Caged beasts

The trendiest place in D├╝sseldorf is Medienhafen: modern and exciting architecture has displaced the original harbor here to the background of the city. The Frank Gehry buildings in particular are impressive. But that hidden background of this city may be even more exciting.

A footbridge just behind the Rheinturm leads to a path that is a dividing line between two worlds. On the left are the yards of steel companies, storage sheds and other port companies. To the right of the path are green floodplains and beaches along the river. Here, the connection of the Medienhafen with the original port area is no longer perceptible. The Medienhafen has actually turned its back on its own background: the modern, shiny buildings of Gehry seem to play a role in camouflaging the rusted harbor. But it are the atmospheric contrasts between modern architecture and public places, the industrial harbor architecture with its closed grounds and the nature around which make this area so interesting.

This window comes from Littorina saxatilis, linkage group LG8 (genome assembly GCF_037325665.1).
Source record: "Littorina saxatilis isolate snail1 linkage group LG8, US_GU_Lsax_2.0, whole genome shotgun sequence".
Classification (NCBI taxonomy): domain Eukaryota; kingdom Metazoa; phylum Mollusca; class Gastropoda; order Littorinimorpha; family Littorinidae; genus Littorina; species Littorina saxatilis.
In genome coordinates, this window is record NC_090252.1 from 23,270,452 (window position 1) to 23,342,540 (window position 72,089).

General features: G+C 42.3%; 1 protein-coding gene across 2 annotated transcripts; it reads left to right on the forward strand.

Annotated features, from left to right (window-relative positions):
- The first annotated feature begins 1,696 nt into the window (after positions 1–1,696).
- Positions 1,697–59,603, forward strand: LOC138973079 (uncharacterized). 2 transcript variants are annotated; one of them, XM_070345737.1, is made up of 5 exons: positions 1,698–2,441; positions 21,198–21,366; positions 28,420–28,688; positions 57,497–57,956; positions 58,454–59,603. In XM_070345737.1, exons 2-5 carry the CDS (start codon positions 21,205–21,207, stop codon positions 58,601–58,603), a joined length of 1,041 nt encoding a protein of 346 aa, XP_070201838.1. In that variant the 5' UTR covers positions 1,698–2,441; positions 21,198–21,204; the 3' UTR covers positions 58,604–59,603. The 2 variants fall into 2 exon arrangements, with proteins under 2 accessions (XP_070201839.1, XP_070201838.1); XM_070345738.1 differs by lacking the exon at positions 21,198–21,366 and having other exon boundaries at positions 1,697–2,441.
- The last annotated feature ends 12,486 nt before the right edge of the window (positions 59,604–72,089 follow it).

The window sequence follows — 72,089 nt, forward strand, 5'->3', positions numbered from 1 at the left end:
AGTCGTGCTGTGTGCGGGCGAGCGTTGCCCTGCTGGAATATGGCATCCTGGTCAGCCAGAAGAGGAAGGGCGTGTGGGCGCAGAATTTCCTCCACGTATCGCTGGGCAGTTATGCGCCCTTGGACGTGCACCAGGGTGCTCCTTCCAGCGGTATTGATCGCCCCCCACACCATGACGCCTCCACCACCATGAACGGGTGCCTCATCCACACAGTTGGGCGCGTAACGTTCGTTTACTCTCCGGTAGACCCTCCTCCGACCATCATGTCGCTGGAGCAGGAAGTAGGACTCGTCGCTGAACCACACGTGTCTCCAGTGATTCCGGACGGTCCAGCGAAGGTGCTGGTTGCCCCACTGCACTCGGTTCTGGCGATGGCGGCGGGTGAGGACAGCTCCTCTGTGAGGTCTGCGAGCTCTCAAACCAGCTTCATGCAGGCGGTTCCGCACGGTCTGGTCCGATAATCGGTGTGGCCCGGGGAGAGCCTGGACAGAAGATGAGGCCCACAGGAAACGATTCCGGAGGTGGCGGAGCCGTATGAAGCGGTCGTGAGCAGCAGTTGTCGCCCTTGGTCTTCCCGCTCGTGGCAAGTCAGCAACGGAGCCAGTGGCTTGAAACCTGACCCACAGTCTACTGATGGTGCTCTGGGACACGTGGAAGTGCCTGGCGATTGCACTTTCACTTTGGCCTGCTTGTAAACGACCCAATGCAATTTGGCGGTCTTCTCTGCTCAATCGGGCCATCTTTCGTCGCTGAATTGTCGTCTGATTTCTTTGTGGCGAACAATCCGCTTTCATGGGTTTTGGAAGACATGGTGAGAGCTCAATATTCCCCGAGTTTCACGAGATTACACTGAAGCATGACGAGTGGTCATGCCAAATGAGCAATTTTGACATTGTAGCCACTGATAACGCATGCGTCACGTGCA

The path continues until a public road to the left: Hamburgerstra├če. The area here is set up as a zoo, for large steel animals. The active animals move coal and containers through the air as if they were their prey. They are so high that you can only look up to it. Their movement is slow and heavy. They are not trying to escape, which is regrettable. What if they were released and could move through the city?

The sleeping animals, nocturnal animals perhaps, lie on grassy fields. The gates around it make it impossible to approach them. The distance between the viewer and the beast is maintained by those fences, which only increases the attractive power of those beasts.